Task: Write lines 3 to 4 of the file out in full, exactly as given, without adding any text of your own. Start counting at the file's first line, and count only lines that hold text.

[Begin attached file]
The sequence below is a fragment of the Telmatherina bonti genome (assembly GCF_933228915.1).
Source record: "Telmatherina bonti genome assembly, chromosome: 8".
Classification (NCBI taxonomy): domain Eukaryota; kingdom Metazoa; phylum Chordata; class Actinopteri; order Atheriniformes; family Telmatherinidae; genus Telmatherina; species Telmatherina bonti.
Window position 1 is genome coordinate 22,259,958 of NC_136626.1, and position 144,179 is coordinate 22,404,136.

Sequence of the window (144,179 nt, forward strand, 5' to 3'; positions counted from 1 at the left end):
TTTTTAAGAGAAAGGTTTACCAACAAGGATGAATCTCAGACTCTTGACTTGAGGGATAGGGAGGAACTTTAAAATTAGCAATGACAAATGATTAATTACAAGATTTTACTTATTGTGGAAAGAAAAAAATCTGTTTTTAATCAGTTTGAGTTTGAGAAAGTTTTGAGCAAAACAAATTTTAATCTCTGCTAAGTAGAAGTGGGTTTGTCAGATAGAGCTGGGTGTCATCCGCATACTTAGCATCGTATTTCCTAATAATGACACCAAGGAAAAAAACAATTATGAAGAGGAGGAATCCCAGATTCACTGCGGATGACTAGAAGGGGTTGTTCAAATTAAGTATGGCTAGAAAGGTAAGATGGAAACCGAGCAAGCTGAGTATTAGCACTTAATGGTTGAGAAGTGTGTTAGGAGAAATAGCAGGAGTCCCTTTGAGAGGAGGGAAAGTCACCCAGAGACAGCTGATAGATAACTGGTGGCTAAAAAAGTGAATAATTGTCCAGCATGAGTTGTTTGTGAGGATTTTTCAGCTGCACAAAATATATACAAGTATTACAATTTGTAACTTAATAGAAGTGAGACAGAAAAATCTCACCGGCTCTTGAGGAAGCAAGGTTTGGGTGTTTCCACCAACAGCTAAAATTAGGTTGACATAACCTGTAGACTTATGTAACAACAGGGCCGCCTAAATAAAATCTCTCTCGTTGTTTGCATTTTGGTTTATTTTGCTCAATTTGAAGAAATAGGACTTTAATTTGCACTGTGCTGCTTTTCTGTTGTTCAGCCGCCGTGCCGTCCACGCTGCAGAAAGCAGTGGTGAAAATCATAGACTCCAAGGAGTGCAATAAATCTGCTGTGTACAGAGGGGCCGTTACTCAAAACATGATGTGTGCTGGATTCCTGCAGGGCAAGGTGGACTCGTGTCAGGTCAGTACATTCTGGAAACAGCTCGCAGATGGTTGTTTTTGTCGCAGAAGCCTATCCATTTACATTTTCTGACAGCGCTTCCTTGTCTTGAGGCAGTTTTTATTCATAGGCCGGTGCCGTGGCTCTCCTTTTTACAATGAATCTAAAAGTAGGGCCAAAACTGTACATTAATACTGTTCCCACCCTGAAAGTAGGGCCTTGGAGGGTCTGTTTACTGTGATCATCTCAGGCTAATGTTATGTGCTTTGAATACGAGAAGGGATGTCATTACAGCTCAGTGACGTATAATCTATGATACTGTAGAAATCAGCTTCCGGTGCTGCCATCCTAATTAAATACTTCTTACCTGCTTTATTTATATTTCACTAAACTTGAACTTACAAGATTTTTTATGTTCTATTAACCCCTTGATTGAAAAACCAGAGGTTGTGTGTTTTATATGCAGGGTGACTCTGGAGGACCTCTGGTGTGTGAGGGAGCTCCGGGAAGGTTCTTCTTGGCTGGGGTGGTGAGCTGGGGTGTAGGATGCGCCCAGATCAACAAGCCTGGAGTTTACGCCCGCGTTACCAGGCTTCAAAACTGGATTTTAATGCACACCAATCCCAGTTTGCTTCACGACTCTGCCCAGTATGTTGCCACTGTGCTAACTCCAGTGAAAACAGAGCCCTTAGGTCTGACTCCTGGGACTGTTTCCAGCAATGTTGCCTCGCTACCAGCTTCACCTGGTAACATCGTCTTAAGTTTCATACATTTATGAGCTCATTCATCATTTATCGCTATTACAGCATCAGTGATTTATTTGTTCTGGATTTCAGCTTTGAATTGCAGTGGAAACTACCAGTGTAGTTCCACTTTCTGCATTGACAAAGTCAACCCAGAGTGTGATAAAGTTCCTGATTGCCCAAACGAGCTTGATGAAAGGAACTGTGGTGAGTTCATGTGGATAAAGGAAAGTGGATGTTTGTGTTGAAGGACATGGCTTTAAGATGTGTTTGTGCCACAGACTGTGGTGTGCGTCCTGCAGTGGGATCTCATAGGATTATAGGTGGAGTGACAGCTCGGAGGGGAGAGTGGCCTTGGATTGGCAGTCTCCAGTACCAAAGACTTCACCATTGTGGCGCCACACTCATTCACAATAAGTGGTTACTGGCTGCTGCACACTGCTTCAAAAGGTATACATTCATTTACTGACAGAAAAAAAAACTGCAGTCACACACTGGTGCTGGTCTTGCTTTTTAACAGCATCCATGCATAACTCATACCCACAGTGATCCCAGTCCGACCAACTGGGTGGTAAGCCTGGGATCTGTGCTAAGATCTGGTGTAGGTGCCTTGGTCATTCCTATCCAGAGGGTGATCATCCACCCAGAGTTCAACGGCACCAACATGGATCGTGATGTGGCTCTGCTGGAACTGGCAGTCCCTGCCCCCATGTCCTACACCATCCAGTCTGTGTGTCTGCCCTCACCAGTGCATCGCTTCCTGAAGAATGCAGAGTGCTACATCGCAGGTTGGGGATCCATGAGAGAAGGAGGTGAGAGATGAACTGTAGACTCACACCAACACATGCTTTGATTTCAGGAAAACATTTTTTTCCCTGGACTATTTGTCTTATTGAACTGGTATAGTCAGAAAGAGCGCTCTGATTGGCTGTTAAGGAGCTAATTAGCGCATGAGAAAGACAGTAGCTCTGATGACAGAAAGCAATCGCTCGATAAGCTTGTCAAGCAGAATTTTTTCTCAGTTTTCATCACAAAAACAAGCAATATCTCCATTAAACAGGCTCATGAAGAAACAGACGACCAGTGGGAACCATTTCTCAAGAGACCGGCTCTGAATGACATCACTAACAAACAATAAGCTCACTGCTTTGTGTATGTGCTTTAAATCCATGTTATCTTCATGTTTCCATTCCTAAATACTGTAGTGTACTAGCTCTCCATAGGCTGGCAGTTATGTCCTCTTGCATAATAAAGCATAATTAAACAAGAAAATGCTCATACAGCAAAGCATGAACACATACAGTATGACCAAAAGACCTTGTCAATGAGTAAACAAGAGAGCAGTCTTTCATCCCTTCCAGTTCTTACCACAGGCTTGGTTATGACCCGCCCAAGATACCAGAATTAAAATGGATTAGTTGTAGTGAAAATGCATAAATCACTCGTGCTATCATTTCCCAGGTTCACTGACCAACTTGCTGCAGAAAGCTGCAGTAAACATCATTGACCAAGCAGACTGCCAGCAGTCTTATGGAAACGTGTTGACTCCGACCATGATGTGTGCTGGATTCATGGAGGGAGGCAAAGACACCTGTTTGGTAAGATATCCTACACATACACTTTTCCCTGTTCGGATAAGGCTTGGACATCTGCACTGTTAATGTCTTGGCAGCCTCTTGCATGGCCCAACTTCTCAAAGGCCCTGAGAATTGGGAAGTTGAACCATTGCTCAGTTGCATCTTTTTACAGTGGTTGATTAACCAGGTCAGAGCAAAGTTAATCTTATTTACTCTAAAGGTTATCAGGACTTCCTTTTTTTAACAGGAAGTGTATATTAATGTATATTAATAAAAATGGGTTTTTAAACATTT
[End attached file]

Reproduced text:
Classification (NCBI taxonomy): domain Eukaryota; kingdom Metazoa; phylum Chordata; class Actinopteri; order Atheriniformes; family Telmatherinidae; genus Telmatherina; species Telmatherina bonti.
Window position 1 is genome coordinate 22,259,958 of NC_136626.1, and position 144,179 is coordinate 22,404,136.